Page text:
• Adhere to institution-specific policies, procedures, and protocols and must recognize and deal with abnormal situations related to test results, methods and quality control.
  • Display professional behaviour that is appropriate to the situation.
  • Promote and implement interdisciplinary and interprofessional professional practice by effectively sharing knowledge with clients / patients, colleagues and other healthcare practitioners.
  • Demonstrate the ability to adapt to the changing needs of the clients / patients, the profession and the health care system.

Application of Knowledge and Skill

Medical laboratory technologists combine the competent performance of tests, based on the current principles of medical laboratory sciences, with the accurate and timely reporting of results to provide reliable information for the diagnosis/monitoring of each patient/client. Medical laboratory technologists collaborate and communicate effectively with clients / patients, medical laboratory technologists and other health care providers to ensure the safe and effective delivery of service.

Medical Laboratory Technologists shall:

  • Evaluate and analyze relevant information to facilitate continuous improvement of the laboratory process in the interest of quality patient care.
  • Treat all clients / patients with courtesy and respect, ensuring that their rights are protected and their consent obtained to facilitate the provision of safe, effective and comprehensive medical laboratory services. 
  • Apply the principles, techniques, and methodologies of evidence based medical laboratory science knowledge acquired through experience, clinical analyses, and research findings to professional practice.
  • Recognize, troubleshoot and document equipment, instrument and reagent malfunction and initiate corrective action in a timely manner; are proficient with the use, operation and maintenance of the equipment employed.
  • Follow appropriate guidelines, protocols and local institutional policies to ensure that only adequate and appropriate specimens are procured and used for laboratory testing.
  • Collaborate effectively with health professionals and patients to ensure best practice and patient centered care, including the provision of appropriate instructions regarding collection, transportation, documentation and storage of specimens.
  • Understand the principles and perform analytical techniques on a variety of specimens and ensure accuracy of analyses by using appropriate quality assurance protocols.
  • Understand and interpret references ranges (intervals), critical values, and detection limits of each technique.
  • Understand and identify the cause of interferences and adverse effects and take appropriate action, and respond to any adverse event and disclose the event to the appropriate authority to mitigate harm and prevent reoccurrence.
  • Analyze data for the purposes of quality control and verification of test results.
  • Evaluate the technical sufficiency of test results and ensure that reports are issued in an appropriate and timely manner.
  • Demonstrate competence in safe professional practice in compliance with relevant current provincial and federal legislation, safety and infection prevention and control principles, practices, and policies, established institutional policies and procedures, and environmental considerations.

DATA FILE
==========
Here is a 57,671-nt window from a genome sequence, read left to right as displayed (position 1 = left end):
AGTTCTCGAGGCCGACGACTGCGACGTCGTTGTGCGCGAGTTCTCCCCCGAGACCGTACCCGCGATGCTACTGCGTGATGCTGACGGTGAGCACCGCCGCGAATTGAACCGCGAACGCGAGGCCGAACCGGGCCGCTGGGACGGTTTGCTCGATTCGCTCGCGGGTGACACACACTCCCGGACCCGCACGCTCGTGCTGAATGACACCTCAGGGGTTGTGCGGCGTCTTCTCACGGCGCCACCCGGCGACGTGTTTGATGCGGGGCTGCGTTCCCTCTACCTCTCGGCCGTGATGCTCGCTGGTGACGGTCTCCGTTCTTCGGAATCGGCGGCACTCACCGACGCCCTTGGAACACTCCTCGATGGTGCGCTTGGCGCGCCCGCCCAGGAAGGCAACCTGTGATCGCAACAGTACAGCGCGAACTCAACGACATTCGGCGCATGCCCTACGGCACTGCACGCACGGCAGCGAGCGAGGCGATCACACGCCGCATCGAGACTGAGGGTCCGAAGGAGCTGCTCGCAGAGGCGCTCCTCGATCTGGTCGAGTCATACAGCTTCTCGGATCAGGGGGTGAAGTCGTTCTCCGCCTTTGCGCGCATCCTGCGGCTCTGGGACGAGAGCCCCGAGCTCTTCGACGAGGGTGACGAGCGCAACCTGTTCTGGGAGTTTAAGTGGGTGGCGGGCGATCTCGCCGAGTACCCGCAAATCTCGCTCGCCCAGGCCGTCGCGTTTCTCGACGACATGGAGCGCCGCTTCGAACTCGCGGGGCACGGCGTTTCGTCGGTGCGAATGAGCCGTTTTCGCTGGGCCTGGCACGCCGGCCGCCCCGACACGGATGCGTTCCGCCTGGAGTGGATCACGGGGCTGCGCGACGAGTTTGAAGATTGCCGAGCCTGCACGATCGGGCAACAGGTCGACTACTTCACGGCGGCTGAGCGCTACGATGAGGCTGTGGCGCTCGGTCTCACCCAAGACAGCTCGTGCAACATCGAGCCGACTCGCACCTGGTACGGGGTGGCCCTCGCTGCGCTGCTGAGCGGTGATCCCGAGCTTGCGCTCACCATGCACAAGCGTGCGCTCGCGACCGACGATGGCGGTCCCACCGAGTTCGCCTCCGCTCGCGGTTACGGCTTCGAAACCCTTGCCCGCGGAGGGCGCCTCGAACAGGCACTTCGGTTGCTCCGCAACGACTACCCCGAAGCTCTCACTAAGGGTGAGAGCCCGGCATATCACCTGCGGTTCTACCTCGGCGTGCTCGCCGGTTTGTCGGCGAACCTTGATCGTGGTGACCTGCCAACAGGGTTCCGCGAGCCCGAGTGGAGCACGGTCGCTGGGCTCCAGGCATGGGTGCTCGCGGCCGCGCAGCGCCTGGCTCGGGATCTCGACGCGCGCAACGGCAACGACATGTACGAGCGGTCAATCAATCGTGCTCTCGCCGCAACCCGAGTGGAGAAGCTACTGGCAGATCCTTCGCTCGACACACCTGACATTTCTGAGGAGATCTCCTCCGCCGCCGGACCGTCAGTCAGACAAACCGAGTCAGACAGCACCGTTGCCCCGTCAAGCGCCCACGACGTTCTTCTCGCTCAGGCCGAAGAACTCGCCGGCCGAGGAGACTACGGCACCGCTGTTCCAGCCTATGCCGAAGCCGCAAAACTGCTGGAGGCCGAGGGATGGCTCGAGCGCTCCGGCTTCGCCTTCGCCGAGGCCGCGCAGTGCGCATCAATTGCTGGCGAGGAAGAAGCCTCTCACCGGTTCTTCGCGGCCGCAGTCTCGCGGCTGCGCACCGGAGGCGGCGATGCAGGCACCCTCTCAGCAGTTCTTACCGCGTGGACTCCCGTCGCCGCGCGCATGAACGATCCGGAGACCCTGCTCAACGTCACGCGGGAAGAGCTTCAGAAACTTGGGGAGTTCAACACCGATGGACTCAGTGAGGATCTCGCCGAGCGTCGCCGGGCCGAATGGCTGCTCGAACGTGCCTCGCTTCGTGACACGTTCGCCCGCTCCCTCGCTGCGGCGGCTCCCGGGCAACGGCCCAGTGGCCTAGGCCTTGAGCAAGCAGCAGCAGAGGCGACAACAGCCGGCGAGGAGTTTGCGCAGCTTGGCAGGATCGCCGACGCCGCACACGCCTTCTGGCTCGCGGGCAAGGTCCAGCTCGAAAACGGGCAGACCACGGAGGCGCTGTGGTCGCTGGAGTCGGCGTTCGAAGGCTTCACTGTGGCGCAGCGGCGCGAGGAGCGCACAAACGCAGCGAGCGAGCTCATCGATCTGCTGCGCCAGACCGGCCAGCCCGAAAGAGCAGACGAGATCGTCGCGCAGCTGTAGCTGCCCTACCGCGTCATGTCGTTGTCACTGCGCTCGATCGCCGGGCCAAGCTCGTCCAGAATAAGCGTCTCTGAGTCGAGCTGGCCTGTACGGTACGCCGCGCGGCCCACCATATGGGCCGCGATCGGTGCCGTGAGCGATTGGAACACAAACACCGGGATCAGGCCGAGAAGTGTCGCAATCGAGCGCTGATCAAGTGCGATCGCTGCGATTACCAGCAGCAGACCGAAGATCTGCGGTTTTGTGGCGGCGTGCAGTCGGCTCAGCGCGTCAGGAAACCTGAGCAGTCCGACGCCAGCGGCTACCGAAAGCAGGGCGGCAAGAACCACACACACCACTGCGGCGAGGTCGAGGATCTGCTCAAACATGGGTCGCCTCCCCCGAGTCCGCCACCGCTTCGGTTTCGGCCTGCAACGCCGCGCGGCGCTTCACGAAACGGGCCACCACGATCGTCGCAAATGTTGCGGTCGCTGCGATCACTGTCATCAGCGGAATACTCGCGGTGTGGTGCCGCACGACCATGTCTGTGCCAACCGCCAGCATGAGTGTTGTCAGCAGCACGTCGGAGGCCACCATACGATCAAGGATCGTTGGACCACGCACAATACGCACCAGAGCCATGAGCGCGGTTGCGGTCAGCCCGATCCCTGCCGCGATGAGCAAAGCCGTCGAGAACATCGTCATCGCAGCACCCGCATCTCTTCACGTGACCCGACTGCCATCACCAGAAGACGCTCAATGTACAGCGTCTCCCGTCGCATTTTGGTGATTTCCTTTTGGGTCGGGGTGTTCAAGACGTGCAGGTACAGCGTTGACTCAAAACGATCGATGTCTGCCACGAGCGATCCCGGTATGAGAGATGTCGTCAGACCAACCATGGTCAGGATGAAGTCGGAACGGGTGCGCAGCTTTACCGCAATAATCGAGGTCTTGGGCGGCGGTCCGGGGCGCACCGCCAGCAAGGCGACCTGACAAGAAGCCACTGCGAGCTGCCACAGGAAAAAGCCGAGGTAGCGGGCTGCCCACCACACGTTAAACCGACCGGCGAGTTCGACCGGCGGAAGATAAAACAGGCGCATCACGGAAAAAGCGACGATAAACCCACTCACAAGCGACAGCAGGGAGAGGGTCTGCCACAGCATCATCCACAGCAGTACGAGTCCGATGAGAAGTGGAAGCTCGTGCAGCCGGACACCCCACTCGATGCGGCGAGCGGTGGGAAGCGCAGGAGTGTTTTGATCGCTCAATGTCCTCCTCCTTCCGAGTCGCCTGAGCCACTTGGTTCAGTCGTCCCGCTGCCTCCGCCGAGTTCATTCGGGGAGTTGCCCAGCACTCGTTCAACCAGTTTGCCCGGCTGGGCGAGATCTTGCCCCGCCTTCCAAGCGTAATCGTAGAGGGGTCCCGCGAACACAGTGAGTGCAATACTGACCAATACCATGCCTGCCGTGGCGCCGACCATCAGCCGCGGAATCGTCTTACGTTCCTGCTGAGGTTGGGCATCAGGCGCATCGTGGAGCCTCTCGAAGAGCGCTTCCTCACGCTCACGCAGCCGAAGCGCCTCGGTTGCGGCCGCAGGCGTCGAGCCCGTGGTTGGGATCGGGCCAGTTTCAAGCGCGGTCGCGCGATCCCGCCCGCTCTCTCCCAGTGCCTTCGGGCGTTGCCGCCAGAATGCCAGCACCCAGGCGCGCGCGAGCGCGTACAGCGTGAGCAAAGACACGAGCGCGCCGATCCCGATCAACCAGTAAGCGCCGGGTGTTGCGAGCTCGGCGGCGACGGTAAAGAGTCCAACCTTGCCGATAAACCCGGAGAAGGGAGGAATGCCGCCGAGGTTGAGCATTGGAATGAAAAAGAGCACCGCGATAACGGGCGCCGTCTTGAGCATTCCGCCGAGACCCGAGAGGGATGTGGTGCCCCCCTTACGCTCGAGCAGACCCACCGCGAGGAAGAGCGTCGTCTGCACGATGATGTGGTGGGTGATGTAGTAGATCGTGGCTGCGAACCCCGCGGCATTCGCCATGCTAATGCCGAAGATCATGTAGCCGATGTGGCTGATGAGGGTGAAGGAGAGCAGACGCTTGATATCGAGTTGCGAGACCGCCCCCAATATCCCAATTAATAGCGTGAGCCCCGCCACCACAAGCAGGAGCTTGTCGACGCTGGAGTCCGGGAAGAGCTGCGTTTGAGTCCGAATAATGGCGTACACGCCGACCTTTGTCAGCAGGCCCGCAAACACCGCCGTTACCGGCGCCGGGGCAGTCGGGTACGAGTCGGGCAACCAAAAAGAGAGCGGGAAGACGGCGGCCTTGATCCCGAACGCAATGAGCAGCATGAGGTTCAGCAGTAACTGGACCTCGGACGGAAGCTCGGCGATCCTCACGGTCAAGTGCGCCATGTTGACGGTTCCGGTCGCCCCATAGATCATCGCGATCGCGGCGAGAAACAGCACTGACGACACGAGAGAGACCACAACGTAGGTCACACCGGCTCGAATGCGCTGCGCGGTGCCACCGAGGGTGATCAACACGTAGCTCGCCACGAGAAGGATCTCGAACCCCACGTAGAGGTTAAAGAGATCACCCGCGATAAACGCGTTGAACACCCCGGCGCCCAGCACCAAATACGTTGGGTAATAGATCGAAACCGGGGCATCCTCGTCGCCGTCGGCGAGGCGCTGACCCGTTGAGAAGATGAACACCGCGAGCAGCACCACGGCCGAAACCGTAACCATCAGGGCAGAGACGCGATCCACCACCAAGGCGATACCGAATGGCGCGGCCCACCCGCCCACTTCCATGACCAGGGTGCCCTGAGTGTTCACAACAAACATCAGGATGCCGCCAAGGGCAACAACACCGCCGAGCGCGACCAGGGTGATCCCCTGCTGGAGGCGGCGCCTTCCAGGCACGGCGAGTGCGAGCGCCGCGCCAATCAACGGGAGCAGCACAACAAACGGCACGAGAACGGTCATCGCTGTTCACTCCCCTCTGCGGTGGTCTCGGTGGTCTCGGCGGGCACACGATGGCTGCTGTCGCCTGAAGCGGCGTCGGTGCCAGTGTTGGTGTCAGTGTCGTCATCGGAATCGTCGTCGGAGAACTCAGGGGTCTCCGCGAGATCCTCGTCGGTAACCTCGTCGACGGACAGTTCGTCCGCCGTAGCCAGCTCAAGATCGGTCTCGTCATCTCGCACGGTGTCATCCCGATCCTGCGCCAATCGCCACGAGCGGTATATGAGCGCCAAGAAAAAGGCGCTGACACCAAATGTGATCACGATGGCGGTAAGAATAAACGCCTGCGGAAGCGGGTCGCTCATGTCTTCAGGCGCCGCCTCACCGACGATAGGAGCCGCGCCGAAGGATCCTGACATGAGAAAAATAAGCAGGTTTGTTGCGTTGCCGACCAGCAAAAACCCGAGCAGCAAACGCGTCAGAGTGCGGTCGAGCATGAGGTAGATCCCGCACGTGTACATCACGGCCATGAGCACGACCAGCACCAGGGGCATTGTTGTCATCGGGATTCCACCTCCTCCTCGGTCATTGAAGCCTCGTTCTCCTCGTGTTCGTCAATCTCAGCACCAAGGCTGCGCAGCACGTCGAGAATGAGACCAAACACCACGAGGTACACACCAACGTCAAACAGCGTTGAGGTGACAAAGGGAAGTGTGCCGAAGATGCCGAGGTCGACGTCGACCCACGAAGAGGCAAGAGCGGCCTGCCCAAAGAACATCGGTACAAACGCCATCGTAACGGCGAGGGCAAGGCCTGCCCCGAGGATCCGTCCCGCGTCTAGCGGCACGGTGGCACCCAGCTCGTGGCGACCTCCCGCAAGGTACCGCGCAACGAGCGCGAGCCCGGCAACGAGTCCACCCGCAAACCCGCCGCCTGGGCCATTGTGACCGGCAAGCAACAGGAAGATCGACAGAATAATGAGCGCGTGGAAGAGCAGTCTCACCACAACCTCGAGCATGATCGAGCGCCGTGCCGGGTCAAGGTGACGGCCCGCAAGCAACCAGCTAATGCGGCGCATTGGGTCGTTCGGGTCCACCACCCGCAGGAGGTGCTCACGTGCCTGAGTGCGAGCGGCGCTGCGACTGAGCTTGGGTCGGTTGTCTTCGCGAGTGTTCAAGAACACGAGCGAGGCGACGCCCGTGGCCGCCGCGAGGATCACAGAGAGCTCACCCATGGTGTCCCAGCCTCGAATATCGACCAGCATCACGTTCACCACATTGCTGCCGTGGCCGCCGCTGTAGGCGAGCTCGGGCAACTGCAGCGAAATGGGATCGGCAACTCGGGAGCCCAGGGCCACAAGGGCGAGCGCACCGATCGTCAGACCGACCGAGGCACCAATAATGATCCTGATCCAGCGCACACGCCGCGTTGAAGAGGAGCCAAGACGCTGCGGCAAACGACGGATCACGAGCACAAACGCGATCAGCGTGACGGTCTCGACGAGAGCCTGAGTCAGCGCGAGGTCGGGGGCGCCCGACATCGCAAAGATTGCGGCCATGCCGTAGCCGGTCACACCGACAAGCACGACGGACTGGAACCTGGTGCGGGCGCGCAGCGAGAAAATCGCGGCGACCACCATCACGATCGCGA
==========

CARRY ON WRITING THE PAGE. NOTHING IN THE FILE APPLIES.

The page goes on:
• Provide leadership to other members of the health care team with regard to process-related, quality and safety issues.
  • Manage resources and communicate effectively and respectfully in meeting the needs of patients / clients.

Quality Management

Medical laboratory technologists demonstrate an understanding of quality management principles and apply these in the delivery of medical laboratory services supporting optimal patient care.

Medical laboratory technologists shall:

  • Engage in continuous improvement; demonstrate critical thinking to analyze, synthesize, and apply information to improve the quality and effectiveness of service.
  • Maintain established standards for quality control in specimen procurement, preparation, analysis, interpretation and reporting.
  • Recognize nonconformance, identify and communicate recommendations for laboratory service and process improvement.
  • Operate within the context of a quality system approach to external quality assessment (EQA), internal quality programs, internal quality audits and accreditation programs.


While the essential competencies are presented in sections as discrete activities, the MLT must recognize that in practice these competencies are implemented as part of daily processes and do not stand alone. MLTs must utilize a combination of their knowledge, skill, judgment and attitude to adjust to changing circumstances and evolving environments.


College of Medical Laboratory Technologists of Alberta (CMLTA). (2012). Standards of Practice. Edmonton, Alberta. Author.
College of Medical Laboratory Technologists of Manitoba. (2014). Medical Laboratory Technologists Standards of Practice. Winnipeg, Manitoba. Author. College of Medical Laboratory Technologists of Ontario. (2007). Standards of Practice for Medical Laboratory Technologists. Toronto, Ontario. Author.
National Association of Pharmacy Regulatory Authorities. (2009). Model Standards of Practice for Canadian Pharmacists. Ottawa, Ontario. Author.
New Brunswick Society of Medical Laboratory Technologists. (2012). Standards of Practice for MLT. Memramcook, New Brunswick. Author.